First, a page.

Causes of Childhood Obesity
In the 1950s, children from pre-school to high school were in much better shape. It was rare to see an overweight or obese child. In those days, a mere 10% of adults surveyed were obese. There were no national surveys of childhood obesity before 1963.
Fast forward to the 1980s and the surveys began tracking a disturbing new trend in childhood obesity. Running parallel with that trend was an equally troubling one in adult obesity, as the Centers for Disease Control (CDC) reports:
Between 1980 and 2012, the childhood obesity rate more than doubled, from 7 percent to nearly 18 percent.
Between 1980 and 2012, the adolescent obesity rate more than quadrupled, from 5 percent to 21 percent.
Between 1950 and 2012, the adult obesity rate more than tripled, from 10 percent to 35 percent.
What Caused the Childhood Obesity Epidemic?
The answer is multifaceted and complex. Children don’t live in a vacuum, so there is no single culprit to blame. They are influenced by factors such as economic conditions, family, environment, school food, peers, and even the physical size of a dinner plate.
Childhood obesity hits hardest in economically disadvantaged neighborhoods which are often devoid of regular supermarkets and broad selections of healthy foods and fresh produce. Low-budget and poverty-level families are often forced to turn to cheap fast-food restaurants, gas-station and convenience-store foods. Far from healthy, these highly processed foods not only have the least nutritional value of all foods, they contain additives that are appetite stimulators.
Children living below the federal household poverty level have a 27.4 percent obesity rate which is 2.7 times higher than the 10.15 percent obesity rate of children living in households where income exceeds 400 percent of the federal poverty level.
The rise of fast-food chains has made it irresistibly easy to have a quick meal at a reasonable price. Historically, families ate breakfast and dinner at home. That tradition has become the exception as more families have two working parents—or even worse—a single parent heading the household who works. Even if families do manage to have dinner together, it is often pizza or other fast-food meals.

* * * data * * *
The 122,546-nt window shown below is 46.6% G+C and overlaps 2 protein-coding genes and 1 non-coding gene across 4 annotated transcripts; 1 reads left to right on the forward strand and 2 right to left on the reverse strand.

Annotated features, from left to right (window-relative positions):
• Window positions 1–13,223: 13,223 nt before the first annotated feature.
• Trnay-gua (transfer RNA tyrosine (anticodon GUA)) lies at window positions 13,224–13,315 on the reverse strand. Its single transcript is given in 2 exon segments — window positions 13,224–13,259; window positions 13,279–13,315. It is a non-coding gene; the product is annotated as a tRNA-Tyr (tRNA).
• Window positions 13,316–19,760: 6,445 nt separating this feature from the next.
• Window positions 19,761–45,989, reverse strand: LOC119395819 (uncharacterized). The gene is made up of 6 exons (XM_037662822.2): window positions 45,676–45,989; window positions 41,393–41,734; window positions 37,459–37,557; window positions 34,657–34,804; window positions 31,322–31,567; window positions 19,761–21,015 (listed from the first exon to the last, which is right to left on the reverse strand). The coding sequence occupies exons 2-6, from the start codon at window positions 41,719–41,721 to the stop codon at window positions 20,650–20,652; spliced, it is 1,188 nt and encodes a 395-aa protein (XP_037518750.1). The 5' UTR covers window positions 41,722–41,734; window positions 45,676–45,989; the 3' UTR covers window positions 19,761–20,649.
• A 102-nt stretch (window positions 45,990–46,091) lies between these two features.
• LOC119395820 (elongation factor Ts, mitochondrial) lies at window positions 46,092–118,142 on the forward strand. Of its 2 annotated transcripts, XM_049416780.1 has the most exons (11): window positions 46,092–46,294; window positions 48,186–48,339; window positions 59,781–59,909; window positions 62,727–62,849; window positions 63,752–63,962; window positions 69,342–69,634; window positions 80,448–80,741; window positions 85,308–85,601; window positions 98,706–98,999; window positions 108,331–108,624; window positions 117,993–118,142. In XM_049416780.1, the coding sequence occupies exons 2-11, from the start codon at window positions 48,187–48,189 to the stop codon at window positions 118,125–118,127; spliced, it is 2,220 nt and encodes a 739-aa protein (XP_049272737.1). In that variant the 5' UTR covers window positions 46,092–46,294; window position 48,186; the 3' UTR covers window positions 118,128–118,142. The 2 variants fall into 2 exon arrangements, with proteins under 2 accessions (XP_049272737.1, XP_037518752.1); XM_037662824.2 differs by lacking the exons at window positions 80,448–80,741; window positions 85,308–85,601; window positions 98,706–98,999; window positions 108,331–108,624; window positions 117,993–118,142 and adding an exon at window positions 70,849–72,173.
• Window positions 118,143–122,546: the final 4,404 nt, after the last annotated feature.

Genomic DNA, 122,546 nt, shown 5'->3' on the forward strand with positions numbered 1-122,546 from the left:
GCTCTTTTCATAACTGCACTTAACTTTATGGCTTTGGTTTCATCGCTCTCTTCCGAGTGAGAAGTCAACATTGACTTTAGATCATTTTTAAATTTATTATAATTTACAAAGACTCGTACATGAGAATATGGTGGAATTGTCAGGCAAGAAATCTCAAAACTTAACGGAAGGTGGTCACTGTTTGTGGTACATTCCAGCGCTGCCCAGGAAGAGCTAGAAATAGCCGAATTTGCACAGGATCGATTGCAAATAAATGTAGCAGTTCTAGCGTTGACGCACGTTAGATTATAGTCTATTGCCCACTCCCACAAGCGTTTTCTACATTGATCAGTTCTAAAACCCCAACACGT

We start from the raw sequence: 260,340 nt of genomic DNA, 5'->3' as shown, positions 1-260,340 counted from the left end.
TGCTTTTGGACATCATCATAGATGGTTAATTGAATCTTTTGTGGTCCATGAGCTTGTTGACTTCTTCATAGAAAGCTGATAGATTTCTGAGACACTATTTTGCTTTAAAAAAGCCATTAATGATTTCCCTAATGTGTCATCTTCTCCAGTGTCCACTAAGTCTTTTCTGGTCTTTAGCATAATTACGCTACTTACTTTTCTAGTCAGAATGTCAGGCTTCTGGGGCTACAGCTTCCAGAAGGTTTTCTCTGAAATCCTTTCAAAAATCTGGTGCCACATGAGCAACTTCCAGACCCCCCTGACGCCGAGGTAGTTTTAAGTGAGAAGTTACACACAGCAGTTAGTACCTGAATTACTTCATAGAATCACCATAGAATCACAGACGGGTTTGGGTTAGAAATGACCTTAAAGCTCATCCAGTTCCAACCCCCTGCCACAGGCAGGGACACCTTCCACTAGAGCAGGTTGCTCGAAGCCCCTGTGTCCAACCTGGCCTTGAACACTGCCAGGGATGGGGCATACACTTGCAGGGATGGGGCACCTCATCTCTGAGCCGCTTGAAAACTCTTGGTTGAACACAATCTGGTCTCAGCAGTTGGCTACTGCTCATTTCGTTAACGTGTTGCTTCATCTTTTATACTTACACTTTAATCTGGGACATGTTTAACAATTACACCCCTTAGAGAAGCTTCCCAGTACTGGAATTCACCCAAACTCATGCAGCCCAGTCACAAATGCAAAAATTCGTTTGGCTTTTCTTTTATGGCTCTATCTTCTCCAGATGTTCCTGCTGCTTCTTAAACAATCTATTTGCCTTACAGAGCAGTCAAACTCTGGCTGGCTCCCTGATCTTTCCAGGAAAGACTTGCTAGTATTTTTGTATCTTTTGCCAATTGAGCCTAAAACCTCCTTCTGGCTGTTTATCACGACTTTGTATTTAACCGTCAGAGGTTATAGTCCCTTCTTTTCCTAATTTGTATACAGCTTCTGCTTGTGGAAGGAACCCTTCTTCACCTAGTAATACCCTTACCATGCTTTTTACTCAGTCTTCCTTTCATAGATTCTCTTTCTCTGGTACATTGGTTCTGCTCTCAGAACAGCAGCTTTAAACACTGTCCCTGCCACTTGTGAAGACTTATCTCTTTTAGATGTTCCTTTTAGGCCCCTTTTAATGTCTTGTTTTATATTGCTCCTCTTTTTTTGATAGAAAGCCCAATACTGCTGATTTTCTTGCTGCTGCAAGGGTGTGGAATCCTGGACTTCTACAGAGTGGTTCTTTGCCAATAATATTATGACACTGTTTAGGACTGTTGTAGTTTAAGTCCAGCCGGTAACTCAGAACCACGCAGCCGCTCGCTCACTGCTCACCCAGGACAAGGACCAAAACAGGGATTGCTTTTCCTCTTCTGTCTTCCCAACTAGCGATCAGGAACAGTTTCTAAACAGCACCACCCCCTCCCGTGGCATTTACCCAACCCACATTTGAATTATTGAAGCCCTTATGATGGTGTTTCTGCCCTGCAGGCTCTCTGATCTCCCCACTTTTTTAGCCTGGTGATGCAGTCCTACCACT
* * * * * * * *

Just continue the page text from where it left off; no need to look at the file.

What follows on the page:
Fast-food chains have deep pockets, so they constantly bombard children (and adults) with appealing close-ups of crispy fried chicken or juicy cheeseburgers and fries. These ads are on TV all the time, stimulating appetites and reminding viewers how cheap and easy it is to indulge their cravings.
American children in the 21st century have developed two dangerous behaviors that are fueling the childhood obesity epidemic—lack of exercise and a sedentary lifestyle.
School cafeterias are looking more like fast-food restaurants because school districts are struggling with budget problems. Fast-food chains take advantage of the situation by offering big financial incentives for schools to add fast-food options to the menu. Economically disadvantaged students who qualify for school lunches don’t have another option. A fast-food lunch is better than no lunch.
American children in the 21st century have developed two dangerous behaviors that are fueling the childhood obesity epidemic: lack of exercise and a sedentary lifestyle.
- Lack of Exercise – Schools have systematically cut back or eliminated traditional P.E. classes due to budgetary problems. Most children don’t want to exercise anyway, because they’ve gotten out of the habit of riding their bikes, skateboarding, playing basketball in the park, or even going outdoors at all.
- Sedentary Lifestyle – Between cable TV, video games, countless iPhone apps, and social media habits, children have more reasons than ever to not move off the couch. This sedentary lifestyle leads to mindless overeating and obesity.
Consequences of Childhood Obesity
For the first time, our current generation of children is projected to have a shorter lifespan than their parents. Obese children have major health problems just like adults. They are more prone to diabetes, high blood pressure, asthma, and other serious chronic diseases. Obese children often grow up to be obese adults with multiple chronic diseases destine to shorten their lives.
A Problem for All of Us
Parents, children, schools, and the business and medical communities need to work together to help reverse the childhood obesity trend from every conceivable angle. Children need to learn how to lose weight safely, eat healthy foods, exercise, and experience the joy of physical activities and glowing health.
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